When people maximize their set of talents, they shine because no one can do what they do. People fully inhabiting their unique mixture of skills are inimitable
This is actually a very important principle that science is learning about large systems like evolution and that futurists are learning about anticipating human society: just because a future scenario is plausible doesn't mean we can get there from here.
It's more along the lines of raising a child: we train the system to a certain range of behaviors that we find most useful. But then we let it go, because we don't want to have to be babysitting it the whole time.
But in a turbulent environment the change is so widespread that it just routes around any kind of central authority. So it is best to manage the bottom-up change rather than try to institute it from the top down.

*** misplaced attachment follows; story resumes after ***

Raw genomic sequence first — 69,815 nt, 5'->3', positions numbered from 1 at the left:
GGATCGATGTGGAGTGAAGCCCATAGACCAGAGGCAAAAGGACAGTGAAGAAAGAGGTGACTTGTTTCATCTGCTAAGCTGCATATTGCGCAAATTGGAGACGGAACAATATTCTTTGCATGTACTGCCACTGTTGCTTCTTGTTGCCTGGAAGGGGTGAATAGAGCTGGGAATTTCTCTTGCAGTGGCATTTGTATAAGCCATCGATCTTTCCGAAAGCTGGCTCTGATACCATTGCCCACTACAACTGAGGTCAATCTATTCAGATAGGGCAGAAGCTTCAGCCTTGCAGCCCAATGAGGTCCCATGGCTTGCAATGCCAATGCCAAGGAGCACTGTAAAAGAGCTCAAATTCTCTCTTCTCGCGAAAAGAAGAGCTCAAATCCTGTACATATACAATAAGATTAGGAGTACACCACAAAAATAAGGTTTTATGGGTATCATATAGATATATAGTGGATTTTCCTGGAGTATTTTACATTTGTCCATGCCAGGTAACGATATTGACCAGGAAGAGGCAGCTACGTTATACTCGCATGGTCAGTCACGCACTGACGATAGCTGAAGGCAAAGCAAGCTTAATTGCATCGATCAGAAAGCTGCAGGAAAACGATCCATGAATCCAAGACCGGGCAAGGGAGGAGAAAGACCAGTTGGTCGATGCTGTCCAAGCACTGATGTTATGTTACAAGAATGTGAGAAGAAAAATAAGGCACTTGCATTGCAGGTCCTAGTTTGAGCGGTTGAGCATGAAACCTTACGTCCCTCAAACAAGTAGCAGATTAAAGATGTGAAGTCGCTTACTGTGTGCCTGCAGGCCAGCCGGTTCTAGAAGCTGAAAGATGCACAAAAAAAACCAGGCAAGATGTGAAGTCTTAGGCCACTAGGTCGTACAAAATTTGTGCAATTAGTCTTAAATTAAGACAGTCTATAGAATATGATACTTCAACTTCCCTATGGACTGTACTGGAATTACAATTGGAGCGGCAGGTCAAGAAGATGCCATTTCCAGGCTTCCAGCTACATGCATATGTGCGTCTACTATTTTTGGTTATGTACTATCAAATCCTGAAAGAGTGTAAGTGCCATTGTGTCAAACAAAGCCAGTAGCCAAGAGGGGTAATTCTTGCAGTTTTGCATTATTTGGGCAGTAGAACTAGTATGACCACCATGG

Managing bottom-up change is its own art.
The way to build a complex system that works is to build it from very simple systems that work.
In a broad systems sense, an organism's environment is indistinguishable from the organism itself.
The nature of an innovation is that it will arise at a fringe where it can afford to become prevalent enough to establish its usefulness without being overwhelmed by the inertia of the orthodox system.
Complexity that works is built up out of modules that work perfectly, layered one over the other.
We tend to think of the mind of an organization residing in the CEO and the organization's top managers, perhaps with the help of outside consultants that they call in. But that is not really how an organization thinks.
It has become evident that the primary lesson of the study of evolution is that all evolution is coevolution: every organism is evolving in tandem with the organisms around it.
Managers tend to treat organizations as if they are infinitely plastic. They hire and fire, merge, downsize, terminate programs, add capacities. But there are limits to the shifts that organizations can absorb.
When a system is in turbulence, the turbulence is not just out there in the environment, but is a part of the organization or organism that you are looking at.
The current understanding was that it was impossible to predict how something would evolve because it was a very turbulent environment full of things interacting with each other.